In the 1970s Oxford bags found their second life in the Northern soul scene, a British subculture that emerged out of the mod movement in the North of England. The youths danced all night to rare vintage vinyls of black American soul with a heavy beat and fast tempo. They had a particular dance style, spinning around, kicking in the air, performing splits and backdrops. A typical sweat-soaked all-nighter was fuelled by popping Dexedrine pills to keep dancing for hours. Beer was not served though, because the dance clubs could stay open as long as no alcohol was offered.

For practical reasons the boys chose light and loose-fitting clothes to easily move in: high-waisted Oxford bags, polo shirts, sports or track jackets and leather soled shoes for good gliding across the dance floor. Often patches representing the soul club allegiance were sown on the vest or shirt.

In this 25 minutes ‘Wigan Casino’ documentary from the seventies we can appreciate the dance moves of Northern soul devotees who lose themselves to their favourite music. The Wigan Casino (1973-1981), a night club in Greater Manchester, was the primary venue for Northern soul music.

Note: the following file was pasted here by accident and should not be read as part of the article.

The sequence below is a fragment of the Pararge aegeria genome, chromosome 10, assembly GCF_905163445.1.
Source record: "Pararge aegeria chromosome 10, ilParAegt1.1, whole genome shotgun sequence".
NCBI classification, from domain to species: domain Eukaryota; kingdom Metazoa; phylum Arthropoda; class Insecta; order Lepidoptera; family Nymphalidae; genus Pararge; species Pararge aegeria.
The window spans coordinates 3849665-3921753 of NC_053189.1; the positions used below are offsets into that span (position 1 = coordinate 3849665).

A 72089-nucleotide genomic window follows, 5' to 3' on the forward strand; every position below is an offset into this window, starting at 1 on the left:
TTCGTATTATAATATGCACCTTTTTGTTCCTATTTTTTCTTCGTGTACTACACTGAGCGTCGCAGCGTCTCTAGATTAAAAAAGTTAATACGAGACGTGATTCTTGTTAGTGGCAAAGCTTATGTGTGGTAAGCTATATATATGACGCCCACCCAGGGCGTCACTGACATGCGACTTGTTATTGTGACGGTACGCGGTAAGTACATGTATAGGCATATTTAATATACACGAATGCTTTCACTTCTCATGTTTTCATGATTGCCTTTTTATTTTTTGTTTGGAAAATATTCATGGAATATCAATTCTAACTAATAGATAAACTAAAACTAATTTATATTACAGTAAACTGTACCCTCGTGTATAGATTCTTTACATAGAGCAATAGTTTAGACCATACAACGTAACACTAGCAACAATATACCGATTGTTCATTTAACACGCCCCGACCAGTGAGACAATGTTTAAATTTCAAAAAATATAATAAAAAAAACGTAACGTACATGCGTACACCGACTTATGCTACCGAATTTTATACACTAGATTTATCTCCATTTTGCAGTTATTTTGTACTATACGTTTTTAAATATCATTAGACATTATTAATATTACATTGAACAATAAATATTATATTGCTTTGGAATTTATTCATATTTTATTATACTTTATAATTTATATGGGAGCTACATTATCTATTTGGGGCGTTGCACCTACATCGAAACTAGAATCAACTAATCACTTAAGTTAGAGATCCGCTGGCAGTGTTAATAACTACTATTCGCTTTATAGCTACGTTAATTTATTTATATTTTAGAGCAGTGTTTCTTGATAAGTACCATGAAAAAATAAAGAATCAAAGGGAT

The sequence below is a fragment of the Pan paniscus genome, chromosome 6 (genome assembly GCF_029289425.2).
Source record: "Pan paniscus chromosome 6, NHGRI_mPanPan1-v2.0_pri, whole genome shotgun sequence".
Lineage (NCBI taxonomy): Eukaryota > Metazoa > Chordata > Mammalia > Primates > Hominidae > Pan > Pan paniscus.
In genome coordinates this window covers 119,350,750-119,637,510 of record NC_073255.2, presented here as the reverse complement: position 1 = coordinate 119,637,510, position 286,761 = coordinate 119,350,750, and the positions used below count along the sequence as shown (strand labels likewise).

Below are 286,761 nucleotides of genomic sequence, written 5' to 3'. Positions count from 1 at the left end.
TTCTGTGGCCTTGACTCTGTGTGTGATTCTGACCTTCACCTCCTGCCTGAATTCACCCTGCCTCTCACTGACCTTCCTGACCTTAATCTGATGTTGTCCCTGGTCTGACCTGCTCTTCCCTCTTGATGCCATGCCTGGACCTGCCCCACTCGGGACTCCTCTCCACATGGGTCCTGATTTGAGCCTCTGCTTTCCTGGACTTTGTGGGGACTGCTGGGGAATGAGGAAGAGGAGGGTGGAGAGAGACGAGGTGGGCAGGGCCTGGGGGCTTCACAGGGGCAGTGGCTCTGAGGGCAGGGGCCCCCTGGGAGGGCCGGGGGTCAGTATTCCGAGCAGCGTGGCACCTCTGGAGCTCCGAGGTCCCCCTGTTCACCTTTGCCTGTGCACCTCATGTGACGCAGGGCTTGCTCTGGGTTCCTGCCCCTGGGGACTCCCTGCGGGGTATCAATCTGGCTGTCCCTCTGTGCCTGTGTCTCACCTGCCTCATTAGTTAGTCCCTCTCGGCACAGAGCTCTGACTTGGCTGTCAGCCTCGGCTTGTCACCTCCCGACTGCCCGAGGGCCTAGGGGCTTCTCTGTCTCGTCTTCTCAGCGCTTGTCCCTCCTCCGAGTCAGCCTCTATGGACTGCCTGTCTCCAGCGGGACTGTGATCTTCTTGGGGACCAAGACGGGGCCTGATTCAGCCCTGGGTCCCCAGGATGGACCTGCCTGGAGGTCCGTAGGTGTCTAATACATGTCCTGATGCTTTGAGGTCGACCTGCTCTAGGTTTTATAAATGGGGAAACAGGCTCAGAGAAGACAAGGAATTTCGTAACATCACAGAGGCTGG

The Slow, Slower, Slowest… Boston Waltz

Valse Lente‘ by Clifton Worsley published by Alphonse Leduc (Paris, 1920) and illustrated by Georges Dola.

The valse lente was very fashionable in the early 20th century. It was a slow, sentimental waltz, also called a Boston waltz. I am still confused over the precise technical moves of the valse lente or Boston Waltz. What makes it so ‘lente’ or ‘Boston’, still eludes me, though I’ve read more than a few instruction texts. I even dared a few hesitating steps in my boudoir.
I also tried hard, but found no reliable explanation for its name or origin. Different Western regions or continents claim to be the cradle of this wildly popular dance. Some say the Boston waltz is an American, slower and gliding variant of the traditional Viennese waltz. The oldest reference that I could find is a composition by Marie Félicie Clémence de Reiset, Vicomtesse de Grandval. She composed Prélude et Valse Lente in 1885.
According to the composer Clifton Worsley it was he who coined the term Boston waltz.
Clifton Worsley is the pseudonym of the Catalan musician Pere Astort i Ribas. A trained pianist, Pere Astort started working as a clerk at a popular sheet music shop located on the most emblematic street, La Rambla, in Barcelona. This shop then called Can Guàrdia still exists as Casa Beethoven.
In the sheet music shop Pere Astort worked as a song demonstrator (or song plugger) to help sell the sheet music. Patrons could select a title of a song for him to play on the piano, thus getting a first listen before buying.